I bet you can only think of very few things as exciting as welcoming a new life to this world. Be it your own baby, your sister’s, or your friend’s, there are some etiquette rules that we must follow and make others follow when visiting the new child and the proud new parents in Lebanon.
#1. Keep the visit to after the baby’s first week at home
Unless you are very close to the new parents and are visiting for the sole purpose of helping out, it is advised to postpone your congratulatory visit to at least a week after the birth.
This is simply because the first week is a period of adaptation to everyone involved and all that the parents need is some alone time with the baby. You will have plenty of time to meet him/her later on.
#2. Make sure to warn the parents of your visit way beforehand
This is actually a basic rule for every visit you plan to make and not only if a baby is involved. Nevertheless, when the little one is included in the big picture, the necessity of calling the parents before is a thousand times greater.
You never know what might be happening at the instant you arrive. The couple might not have slept at all in the last few days, the mom might be breastfeeding at the moment, or the baby might have just fallen asleep. You don’t want to bring any trouble to the new family at this stage.
I know you would love to stay with the baby for as much time as possible but let’s just put things in perspective: Think about your mood after a sleepless night. Now, multiply this one sleepless night of yours by the “age” of the newborn. Hard to deal, isn’t it? Thus be considerate with the new parents and don’t extend your visit more than needed.
Parents are obviously aware that you are there because of the baby, so if they don’t call you to see or hold the child, they must certainly have a reason to do so. Be patient. Babies are not timed-machines working according to our schedules. Maybe he/she had trouble falling asleep, a strong belly ache, or any other issue. Remember that this little one should always be the priority.
This is not the parents trying to be picky or spoiling the baby. We can’t even emphasize enough the importance of washing hands to the immunity of this little human being. Again, let’s put it in perspective: Think about how much you suffer from a simple cold. Now, just think about how much a tiny 50 cm baby would go through. Can you imagine?!
By that, I don’t mean a gift (even though a gift would be most welcome in this case), but a snack or a meal depending on the time you arrive. The parents might not even have had time to eat or cook so that kindness would be highly appreciated. Better yet, stay a few minutes with the baby so that the parents can calmly eat.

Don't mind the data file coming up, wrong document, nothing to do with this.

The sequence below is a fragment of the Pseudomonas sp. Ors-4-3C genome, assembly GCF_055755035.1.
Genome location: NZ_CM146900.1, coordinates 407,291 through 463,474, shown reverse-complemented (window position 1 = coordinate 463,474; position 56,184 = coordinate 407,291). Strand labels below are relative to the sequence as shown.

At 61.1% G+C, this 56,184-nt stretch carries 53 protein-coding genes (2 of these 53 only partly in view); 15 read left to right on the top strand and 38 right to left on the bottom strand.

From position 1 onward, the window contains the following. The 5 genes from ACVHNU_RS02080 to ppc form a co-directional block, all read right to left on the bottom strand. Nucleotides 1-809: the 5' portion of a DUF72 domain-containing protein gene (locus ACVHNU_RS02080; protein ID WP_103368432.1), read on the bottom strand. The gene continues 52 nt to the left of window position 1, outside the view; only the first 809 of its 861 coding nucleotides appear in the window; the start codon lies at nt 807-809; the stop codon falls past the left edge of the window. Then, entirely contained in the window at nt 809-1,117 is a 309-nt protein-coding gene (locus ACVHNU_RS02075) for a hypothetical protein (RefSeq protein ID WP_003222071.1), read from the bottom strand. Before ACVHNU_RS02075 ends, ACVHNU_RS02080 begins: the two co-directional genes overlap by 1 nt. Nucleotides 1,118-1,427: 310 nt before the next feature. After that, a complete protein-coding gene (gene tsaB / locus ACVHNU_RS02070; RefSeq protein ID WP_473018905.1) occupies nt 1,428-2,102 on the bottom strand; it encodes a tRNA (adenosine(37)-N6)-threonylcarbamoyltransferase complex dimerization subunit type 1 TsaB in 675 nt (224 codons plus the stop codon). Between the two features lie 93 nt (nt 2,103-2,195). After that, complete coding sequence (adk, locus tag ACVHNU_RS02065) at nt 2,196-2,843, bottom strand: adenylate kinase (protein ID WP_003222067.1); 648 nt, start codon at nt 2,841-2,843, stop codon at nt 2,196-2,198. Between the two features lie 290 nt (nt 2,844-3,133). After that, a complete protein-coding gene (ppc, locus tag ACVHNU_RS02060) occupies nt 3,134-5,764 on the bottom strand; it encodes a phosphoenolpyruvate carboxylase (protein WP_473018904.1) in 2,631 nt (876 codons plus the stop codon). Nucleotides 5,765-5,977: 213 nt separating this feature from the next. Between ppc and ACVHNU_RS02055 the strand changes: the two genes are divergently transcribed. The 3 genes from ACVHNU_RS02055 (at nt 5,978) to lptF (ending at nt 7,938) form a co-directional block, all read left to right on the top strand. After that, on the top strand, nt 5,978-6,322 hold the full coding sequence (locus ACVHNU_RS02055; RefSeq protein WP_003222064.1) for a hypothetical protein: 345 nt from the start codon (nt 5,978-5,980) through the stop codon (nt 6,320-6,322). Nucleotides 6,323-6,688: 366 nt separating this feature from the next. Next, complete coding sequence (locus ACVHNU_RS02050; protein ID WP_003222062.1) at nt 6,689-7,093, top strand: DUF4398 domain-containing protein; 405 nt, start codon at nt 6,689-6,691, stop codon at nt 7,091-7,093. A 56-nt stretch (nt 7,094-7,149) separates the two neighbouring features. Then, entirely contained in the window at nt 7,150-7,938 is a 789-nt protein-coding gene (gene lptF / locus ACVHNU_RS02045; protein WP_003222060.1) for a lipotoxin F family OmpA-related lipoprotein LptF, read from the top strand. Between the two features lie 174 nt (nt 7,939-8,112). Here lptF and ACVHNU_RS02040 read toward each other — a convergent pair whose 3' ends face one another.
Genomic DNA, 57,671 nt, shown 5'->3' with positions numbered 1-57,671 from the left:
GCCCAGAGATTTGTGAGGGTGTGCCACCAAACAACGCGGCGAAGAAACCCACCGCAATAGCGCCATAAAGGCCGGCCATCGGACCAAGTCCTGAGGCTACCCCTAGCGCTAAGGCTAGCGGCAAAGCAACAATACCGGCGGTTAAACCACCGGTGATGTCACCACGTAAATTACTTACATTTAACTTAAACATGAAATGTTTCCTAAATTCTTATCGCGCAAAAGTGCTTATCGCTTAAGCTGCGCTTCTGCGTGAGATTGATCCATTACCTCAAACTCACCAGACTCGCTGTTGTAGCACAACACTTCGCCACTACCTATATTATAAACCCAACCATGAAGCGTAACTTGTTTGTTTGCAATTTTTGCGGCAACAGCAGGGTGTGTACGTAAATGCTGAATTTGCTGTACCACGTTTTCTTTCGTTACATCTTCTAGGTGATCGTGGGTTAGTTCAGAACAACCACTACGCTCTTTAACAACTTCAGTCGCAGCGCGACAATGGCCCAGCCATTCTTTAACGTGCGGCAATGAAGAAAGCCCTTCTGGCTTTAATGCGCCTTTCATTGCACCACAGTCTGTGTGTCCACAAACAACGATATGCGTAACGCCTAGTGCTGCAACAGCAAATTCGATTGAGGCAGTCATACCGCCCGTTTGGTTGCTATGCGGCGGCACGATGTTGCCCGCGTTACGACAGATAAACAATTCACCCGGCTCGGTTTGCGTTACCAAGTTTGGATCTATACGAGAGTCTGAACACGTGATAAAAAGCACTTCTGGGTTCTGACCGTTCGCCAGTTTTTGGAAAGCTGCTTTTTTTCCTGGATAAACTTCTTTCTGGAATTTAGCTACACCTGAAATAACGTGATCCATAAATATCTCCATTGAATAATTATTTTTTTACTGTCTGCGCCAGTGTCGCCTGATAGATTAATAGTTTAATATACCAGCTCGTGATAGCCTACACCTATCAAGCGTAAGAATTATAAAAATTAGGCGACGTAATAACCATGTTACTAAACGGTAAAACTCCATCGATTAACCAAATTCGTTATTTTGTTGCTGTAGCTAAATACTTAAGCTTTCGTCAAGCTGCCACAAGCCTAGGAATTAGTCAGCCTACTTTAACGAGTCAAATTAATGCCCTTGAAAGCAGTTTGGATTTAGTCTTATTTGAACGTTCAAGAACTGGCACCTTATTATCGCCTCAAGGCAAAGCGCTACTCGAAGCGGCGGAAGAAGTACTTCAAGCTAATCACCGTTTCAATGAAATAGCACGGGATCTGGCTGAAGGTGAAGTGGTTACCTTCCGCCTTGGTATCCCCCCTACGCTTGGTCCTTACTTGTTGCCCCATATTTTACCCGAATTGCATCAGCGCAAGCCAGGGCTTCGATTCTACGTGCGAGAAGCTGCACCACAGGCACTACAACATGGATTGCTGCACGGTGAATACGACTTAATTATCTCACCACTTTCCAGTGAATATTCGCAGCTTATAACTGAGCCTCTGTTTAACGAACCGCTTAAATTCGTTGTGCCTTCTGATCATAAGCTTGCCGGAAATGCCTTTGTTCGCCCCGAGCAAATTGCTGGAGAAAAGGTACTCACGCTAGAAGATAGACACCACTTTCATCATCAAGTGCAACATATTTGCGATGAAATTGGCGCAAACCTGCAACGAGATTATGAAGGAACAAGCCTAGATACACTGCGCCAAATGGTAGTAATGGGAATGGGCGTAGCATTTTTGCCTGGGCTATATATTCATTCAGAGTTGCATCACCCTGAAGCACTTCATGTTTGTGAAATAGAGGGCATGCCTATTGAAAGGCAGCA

You read it correctly. No pictures. Not even a single one! First of all, it is up to the baby’s parents to decide when and what to publish on social media. After all, you are not more proud than them (even if you are a member of the family). Some parents might not even feel safe to post anything.
The arrival of a younger sibling is overwhelming for most children and they will probably be still adapting by the time you visit. By giving them some attention they seek and acknowledging their presence, you will be easing their anxiety and helping them to feel loved and cherished.
As we discussed before, children are not timed-machines. There may be times when you did everything correctly: waited for the first week to be over, called beforehand, washed hands, and even got a gift to the newborn and to all his siblings. However, when the baby doesn’t stop crying, it is better not to impose your presence. Excuse yourself with a smile and say you will come back at another time. The parents will be very grateful for your understanding.
You might be asking yourselves what would be the point of going if I have to stick to these rules. However, they are the very basic and are meant to help the new family adapt to the most exciting time of their lives, and the most tiring one.
Follow @the961 on Instagram
Our team works tirelessly to ensure Lebanese people have a reliable alternative to the politically-backed media outlets with their heavily-funded and dangerous propaganda machines. We've been detained, faced nonstop cyber attacks, censorship, attempted kidnapping, physical intimidation, and frivolous lawsuits draining our resources. Financial support from our readers keeps us fighting on your behalf. If you are financially able, please consider supporting The961's work. Support The961. Make a contribution now.